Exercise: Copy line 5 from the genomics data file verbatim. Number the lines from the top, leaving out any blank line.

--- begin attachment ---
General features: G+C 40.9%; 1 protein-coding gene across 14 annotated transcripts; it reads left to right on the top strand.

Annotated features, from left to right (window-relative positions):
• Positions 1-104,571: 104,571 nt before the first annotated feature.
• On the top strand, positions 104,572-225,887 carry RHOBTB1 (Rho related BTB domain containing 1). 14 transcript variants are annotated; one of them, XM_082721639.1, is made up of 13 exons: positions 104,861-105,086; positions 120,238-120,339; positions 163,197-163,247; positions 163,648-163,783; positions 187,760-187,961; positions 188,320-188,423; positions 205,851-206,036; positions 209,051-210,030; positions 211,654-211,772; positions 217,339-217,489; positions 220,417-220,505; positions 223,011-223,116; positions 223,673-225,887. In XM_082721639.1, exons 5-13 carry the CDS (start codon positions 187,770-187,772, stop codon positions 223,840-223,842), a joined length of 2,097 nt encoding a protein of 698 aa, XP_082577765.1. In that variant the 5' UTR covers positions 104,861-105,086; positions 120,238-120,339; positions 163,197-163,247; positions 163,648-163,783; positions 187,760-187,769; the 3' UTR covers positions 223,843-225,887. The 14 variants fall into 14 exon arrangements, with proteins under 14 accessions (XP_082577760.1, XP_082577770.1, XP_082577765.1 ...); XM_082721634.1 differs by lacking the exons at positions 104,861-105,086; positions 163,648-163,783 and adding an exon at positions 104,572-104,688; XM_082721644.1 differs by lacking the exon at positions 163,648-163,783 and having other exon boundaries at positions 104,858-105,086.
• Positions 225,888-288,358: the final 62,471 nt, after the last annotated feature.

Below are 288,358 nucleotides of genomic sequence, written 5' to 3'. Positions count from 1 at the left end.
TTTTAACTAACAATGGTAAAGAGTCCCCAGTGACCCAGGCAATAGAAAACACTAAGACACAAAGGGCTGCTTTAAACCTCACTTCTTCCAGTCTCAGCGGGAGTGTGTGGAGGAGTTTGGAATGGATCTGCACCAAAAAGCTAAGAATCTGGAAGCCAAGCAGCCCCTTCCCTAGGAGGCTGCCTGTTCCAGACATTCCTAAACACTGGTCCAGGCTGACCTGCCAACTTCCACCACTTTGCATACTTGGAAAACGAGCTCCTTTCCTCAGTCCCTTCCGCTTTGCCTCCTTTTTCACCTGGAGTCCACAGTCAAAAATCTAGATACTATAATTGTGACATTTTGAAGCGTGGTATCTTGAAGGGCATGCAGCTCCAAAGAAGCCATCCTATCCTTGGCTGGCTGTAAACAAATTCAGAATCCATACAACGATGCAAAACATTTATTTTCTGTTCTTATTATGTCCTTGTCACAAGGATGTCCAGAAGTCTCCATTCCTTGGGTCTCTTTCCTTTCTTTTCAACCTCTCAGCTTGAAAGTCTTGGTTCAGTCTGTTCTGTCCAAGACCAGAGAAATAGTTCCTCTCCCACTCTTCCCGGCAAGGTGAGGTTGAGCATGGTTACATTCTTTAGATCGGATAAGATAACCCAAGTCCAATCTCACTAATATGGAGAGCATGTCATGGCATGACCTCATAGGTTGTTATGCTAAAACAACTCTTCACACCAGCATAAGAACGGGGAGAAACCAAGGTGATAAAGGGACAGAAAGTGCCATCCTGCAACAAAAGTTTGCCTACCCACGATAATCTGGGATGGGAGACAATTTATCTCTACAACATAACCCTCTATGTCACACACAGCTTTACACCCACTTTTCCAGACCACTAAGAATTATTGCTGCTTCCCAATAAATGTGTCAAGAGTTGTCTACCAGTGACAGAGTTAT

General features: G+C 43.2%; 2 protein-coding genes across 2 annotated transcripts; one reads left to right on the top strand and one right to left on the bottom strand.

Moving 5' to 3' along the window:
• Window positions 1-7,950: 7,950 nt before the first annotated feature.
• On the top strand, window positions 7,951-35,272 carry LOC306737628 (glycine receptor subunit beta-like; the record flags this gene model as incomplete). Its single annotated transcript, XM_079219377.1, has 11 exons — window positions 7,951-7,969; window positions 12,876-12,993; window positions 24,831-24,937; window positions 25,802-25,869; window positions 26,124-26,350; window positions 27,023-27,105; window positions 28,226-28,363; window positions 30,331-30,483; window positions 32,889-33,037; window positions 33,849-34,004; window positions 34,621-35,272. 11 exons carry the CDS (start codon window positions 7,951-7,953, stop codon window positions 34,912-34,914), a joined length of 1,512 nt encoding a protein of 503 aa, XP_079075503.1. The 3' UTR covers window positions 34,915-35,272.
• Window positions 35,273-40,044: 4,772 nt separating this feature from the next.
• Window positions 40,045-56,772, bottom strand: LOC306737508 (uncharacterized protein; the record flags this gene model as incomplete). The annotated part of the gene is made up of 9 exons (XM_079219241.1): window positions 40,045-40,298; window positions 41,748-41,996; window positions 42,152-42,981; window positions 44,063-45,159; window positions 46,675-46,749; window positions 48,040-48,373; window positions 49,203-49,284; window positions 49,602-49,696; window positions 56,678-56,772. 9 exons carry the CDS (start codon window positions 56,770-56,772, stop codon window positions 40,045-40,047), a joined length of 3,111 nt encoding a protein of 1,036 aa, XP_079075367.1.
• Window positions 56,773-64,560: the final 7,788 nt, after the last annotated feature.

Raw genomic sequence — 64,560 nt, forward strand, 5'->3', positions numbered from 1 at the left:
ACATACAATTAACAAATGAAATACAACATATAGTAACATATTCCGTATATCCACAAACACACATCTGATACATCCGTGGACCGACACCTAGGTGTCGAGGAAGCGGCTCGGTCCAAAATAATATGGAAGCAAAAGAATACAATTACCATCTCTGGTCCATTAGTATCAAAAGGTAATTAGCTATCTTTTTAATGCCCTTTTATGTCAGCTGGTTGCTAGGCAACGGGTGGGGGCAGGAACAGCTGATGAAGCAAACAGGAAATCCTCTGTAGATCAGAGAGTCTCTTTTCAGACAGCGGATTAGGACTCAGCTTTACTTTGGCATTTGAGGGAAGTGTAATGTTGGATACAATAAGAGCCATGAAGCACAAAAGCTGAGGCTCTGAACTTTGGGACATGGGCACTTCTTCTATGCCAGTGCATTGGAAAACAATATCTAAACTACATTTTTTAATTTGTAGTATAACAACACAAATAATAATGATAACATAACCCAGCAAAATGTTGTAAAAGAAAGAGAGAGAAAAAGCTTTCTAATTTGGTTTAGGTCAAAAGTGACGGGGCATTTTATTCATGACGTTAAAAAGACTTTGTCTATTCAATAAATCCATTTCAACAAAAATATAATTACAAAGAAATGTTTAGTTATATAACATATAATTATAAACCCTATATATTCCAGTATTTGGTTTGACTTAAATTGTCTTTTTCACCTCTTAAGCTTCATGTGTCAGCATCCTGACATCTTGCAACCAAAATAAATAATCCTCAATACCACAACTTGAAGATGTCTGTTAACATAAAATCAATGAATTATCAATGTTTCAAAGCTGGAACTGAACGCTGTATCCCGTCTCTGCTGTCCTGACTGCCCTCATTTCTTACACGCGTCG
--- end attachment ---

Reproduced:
• Positions 225,888-288,358: the final 62,471 nt, after the last annotated feature.